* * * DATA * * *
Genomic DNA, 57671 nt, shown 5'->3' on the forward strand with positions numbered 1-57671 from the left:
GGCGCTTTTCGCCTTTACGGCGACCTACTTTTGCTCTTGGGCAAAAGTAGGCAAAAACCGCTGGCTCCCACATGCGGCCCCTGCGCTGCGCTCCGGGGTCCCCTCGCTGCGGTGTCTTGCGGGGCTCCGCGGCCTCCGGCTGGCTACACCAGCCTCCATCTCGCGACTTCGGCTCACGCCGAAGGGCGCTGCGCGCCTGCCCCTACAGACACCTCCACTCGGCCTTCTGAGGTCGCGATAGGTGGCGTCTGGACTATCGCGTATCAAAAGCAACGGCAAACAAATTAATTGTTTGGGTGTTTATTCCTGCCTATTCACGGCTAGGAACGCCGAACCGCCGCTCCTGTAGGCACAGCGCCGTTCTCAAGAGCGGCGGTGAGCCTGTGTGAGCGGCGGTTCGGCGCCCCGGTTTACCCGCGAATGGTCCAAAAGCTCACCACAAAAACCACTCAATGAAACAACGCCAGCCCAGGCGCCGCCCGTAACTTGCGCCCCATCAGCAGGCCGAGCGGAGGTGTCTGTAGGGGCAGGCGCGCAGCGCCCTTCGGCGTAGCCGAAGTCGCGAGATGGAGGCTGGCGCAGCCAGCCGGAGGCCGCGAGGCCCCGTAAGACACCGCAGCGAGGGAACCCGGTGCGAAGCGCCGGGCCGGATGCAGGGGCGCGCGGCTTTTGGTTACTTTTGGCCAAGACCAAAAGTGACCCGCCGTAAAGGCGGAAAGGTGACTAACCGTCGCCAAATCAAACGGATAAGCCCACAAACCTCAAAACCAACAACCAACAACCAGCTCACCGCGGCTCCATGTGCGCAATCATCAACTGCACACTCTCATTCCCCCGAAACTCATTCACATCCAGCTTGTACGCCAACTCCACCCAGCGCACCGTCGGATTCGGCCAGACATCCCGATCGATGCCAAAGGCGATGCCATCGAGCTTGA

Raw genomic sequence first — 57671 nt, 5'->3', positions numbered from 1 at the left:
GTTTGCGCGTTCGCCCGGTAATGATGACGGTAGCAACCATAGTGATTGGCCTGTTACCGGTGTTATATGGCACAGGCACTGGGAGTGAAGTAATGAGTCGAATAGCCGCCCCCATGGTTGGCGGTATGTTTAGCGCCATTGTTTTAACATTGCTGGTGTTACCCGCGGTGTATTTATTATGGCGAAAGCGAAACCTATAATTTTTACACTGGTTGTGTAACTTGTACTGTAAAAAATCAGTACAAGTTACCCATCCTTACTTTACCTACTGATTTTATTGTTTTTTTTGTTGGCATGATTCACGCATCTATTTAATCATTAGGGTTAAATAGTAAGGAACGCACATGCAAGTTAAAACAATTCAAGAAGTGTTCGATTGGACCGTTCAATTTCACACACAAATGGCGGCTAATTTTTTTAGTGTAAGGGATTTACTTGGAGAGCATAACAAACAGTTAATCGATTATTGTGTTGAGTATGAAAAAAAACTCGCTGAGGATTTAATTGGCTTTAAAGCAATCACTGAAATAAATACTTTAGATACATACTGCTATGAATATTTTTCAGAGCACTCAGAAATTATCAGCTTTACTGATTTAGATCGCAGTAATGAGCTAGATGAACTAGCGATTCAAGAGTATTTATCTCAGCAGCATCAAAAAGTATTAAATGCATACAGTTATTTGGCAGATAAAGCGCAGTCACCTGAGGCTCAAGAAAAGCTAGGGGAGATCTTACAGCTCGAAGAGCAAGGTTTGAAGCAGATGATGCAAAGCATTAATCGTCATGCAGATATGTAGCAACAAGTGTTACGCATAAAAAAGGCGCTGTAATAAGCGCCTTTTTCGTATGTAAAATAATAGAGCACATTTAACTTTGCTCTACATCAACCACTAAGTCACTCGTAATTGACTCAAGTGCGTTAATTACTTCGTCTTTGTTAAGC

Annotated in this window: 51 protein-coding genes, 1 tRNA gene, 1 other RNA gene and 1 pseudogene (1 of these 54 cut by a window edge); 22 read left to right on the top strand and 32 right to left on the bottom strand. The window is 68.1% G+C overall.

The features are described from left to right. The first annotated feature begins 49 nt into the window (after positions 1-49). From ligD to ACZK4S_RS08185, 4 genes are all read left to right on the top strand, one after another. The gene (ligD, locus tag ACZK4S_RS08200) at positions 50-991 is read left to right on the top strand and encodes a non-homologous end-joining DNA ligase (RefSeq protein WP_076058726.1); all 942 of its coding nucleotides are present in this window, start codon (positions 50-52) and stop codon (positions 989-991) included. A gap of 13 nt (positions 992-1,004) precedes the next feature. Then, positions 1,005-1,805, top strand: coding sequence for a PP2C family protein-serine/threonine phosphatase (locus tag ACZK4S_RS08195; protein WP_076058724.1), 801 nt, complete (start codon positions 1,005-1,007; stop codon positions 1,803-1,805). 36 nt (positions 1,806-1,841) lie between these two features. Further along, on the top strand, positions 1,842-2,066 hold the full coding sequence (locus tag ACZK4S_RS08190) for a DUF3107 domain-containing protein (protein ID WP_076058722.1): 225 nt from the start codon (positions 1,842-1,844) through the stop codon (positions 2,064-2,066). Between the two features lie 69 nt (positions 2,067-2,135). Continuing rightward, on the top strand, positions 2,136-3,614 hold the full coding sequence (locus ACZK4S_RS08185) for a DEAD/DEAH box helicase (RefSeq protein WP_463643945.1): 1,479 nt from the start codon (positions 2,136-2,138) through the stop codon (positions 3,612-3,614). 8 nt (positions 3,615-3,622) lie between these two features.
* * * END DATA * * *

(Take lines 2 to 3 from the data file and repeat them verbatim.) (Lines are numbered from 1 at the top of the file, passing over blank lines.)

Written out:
GGCGCTTTTCGCCTTTACGGCGACCTACTTTTGCTCTTGGGCAAAAGTAGGCAAAAACCGCTGGCTCCCACATGCGGCCCCTGCGCTGCGCTCCGGGGTCCCCTCGCTGCGGTGTCTTGCGGGGCTCCGCGGCCTCCGGCTGGCTACACCAGCCTCCATCTCGCGACTTCGGCTCACGCCGAAGGGCGCTGCGCGCCTGCCCCTACAGACACCTCCACTCGGCCTTCTGAGGTCGCGATAGGTGGCGTCTGGACTATCGCGTATCAAAAGCAACGGCAAACAAATTAATTGTTTGGGTGTTTATTCCTGCCTATTCACGGCTAGGAACGCCGAACCGCCGCTCCTGTAGGCACAGCGCCGTTCTCAAGAGCGGCGGTGAGCCTGTGTGAGCGGCGGTTCGGCGCCCCGGTTTACCCGCGAATGGTCCAAAAGCTCACCACAAAAACCACTCAATGAAACAACGCCAGCCCAGGCGCCGCCCGTAACTTGCGCCCCATCAGCAGGCCGAGCGGAGGTGTCTGTAGGGGCAGGCGCGCAGCGCCCTTCGGCGTAGCCGAAGTCGCGAGATGGAGGCTGGCGCAGCCAGCCGGAGGCCGCGAGGCCCCGTAAGACACCGCAGCGAGGGAACCCGGTGCGAAGCGCCGGGCCGGATGCAGGGGCGCGCGGCTTTTGGTTACTTTTGGCCAAGACCAAAAGTGACCCGCCGTAAAGGCGGAAAGGTGACTAACCGTCGCCAAATCAAACGGATAAGCCCACAAACCTCAAAACCAACAACCAACAACCAGCTCACCGCGGCTCCATGTGCGCAATCATCAACTGCACACTCTCATTCCCCCGAAACTCATTCACATCCAGCTTGTACGCCAACTCCACCCAGCGCACCGTCGGATTCGGCCAGACATCCCGATCGATGCCAAAGGCGATGCCATCGAGCTTGA

Raw genomic sequence first — 57671 nt, 5'->3', positions numbered from 1 at the left: